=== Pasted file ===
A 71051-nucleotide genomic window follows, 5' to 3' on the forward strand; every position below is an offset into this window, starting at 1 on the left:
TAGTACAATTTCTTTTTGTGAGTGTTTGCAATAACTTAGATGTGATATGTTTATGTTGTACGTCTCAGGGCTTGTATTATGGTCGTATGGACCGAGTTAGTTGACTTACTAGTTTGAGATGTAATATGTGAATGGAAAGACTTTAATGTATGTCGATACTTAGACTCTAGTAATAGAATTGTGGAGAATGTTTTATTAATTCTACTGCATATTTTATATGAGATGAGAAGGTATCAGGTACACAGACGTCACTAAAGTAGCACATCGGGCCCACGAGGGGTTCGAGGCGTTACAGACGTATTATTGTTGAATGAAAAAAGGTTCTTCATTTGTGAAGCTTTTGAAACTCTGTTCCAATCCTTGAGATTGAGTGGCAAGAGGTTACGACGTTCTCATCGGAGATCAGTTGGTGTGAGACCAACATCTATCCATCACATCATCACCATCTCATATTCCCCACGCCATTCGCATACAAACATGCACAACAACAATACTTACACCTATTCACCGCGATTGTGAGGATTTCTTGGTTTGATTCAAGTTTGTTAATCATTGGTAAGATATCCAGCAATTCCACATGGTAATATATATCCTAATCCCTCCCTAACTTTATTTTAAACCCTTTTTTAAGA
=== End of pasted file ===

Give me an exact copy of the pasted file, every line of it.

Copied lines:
A 71051-nucleotide genomic window follows, 5' to 3' on the forward strand; every position below is an offset into this window, starting at 1 on the left:
TAGTACAATTTCTTTTTGTGAGTGTTTGCAATAACTTAGATGTGATATGTTTATGTTGTACGTCTCAGGGCTTGTATTATGGTCGTATGGACCGAGTTAGTTGACTTACTAGTTTGAGATGTAATATGTGAATGGAAAGACTTTAATGTATGTCGATACTTAGACTCTAGTAATAGAATTGTGGAGAATGTTTTATTAATTCTACTGCATATTTTATATGAGATGAGAAGGTATCAGGTACACAGACGTCACTAAAGTAGCACATCGGGCCCACGAGGGGTTCGAGGCGTTACAGACGTATTATTGTTGAATGAAAAAAGGTTCTTCATTTGTGAAGCTTTTGAAACTCTGTTCCAATCCTTGAGATTGAGTGGCAAGAGGTTACGACGTTCTCATCGGAGATCAGTTGGTGTGAGACCAACATCTATCCATCACATCATCACCATCTCATATTCCCCACGCCATTCGCATACAAACATGCACAACAACAATACTTACACCTATTCACCGCGATTGTGAGGATTTCTTGGTTTGATTCAAGTTTGTTAATCATTGGTAAGATATCCAGCAATTCCACATGGTAATATATATCCTAATCCCTCCCTAACTTTATTTTAAACCCTTTTTTAAGA